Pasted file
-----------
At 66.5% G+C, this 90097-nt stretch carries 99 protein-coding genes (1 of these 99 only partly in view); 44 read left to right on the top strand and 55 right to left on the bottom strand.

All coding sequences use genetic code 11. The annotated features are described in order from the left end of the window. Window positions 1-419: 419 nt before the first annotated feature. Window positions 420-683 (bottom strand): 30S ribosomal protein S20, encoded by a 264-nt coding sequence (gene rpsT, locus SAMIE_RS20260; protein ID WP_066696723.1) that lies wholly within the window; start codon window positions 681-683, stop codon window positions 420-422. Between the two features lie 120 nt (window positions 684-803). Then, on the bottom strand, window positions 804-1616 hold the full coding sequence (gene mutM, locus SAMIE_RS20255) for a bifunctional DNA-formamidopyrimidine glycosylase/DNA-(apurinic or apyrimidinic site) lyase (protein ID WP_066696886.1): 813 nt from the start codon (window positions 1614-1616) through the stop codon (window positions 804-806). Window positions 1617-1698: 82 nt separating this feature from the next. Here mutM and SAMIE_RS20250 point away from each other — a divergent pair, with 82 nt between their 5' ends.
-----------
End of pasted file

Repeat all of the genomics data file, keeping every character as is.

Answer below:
At 66.5% G+C, this 90097-nt stretch carries 99 protein-coding genes (1 of these 99 only partly in view); 44 read left to right on the top strand and 55 right to left on the bottom strand.

All coding sequences use genetic code 11. The annotated features are described in order from the left end of the window. Window positions 1-419: 419 nt before the first annotated feature. Window positions 420-683 (bottom strand): 30S ribosomal protein S20, encoded by a 264-nt coding sequence (gene rpsT, locus SAMIE_RS20260; protein ID WP_066696723.1) that lies wholly within the window; start codon window positions 681-683, stop codon window positions 420-422. Between the two features lie 120 nt (window positions 684-803). Then, on the bottom strand, window positions 804-1616 hold the full coding sequence (gene mutM, locus SAMIE_RS20255) for a bifunctional DNA-formamidopyrimidine glycosylase/DNA-(apurinic or apyrimidinic site) lyase (protein ID WP_066696886.1): 813 nt from the start codon (window positions 1614-1616) through the stop codon (window positions 804-806). Window positions 1617-1698: 82 nt separating this feature from the next. Here mutM and SAMIE_RS20250 point away from each other — a divergent pair, with 82 nt between their 5' ends.